Were it not for the Time article, however, the fire might have gone largely unnoticed. In fact, the Cuyahoga had caught fire numerous times over the preceding century, and by contrast with these earlier fires, the 1969 blaze was relatively minor, causing only $50,000 damage and extinguished within a half hour. A 1912 fire on the Cuyahoga had killed five dock workers, and one in 1952 caused $1.5 million in damage when it spread to adjacent shipyards.[iii] Similar fires had also occurred on many other American rivers during this era of rapid industrial growth, but they were generally viewed as simply a nuisance, a hindrance to navigation, an unfortunate side effect of industrial production and growth. Tellingly, Cleveland’s fire chief in 1969 described the burning Cuyahoga as a “run of the mill fire,”[iv] and the limited coverage of the fire by local newspapers focused on damage to the trestle, not the river.[v] Preventing water pollution, as an independent goal, was simply not a priority.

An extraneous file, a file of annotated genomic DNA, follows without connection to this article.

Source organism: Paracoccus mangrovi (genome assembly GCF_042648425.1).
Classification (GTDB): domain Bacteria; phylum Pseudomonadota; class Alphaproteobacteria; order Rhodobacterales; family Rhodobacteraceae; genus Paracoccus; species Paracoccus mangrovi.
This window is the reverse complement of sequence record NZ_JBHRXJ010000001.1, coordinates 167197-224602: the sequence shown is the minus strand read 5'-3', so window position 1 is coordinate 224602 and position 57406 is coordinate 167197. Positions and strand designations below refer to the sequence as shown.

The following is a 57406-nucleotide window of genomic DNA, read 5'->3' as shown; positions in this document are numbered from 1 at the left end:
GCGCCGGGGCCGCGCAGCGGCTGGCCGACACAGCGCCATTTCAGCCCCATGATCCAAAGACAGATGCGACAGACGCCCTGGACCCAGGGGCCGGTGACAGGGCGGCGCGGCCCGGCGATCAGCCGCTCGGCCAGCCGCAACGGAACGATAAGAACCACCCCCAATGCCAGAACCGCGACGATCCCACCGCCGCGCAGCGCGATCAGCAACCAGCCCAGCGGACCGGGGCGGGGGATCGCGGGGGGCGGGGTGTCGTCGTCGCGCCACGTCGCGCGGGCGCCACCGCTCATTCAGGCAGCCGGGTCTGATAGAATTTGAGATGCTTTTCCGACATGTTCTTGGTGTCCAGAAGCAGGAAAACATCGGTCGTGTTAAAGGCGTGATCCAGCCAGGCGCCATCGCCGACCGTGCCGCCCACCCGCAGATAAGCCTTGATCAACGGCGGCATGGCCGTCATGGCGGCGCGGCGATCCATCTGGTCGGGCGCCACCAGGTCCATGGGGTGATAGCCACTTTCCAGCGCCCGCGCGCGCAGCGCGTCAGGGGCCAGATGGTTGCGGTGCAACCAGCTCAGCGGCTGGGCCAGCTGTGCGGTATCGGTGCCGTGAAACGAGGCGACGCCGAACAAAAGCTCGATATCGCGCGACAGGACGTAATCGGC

But by 1969, the times they were a-changing. Silent Spring, Rachel Carson’s landmark 1962 book on pesticides, had stirred widespread interest in protecting the environment. In January 1969, a 200,000-gallon oil spill from a blown-out well off the coast of Santa Barbara transfixed the nation and, in President Nixon’s words, “touched the conscience of the American people.”[vi] Six months later, the Cuyahoga River, literally and figuratively, lit a spark. The image of the burning river (which, ironically, is actually a photo of the 1952 fire; no photo is known to exist of the 1969 fire), became a rallying symbol for the fledgling modern environmental movement. Carol Browner, former head of the Environmental Protection Agency (EPA), stated she would “never forget a photograph of flames, fire shooting right out of the water in downtown Cleveland… It was the summer of 1969 and the Cuyahoga River was burning.”[vii] The Cuyahoga fire “energized American action,” said former Sierra Club president Adam Werbach, “because people understood that that should not be happening.”[viii]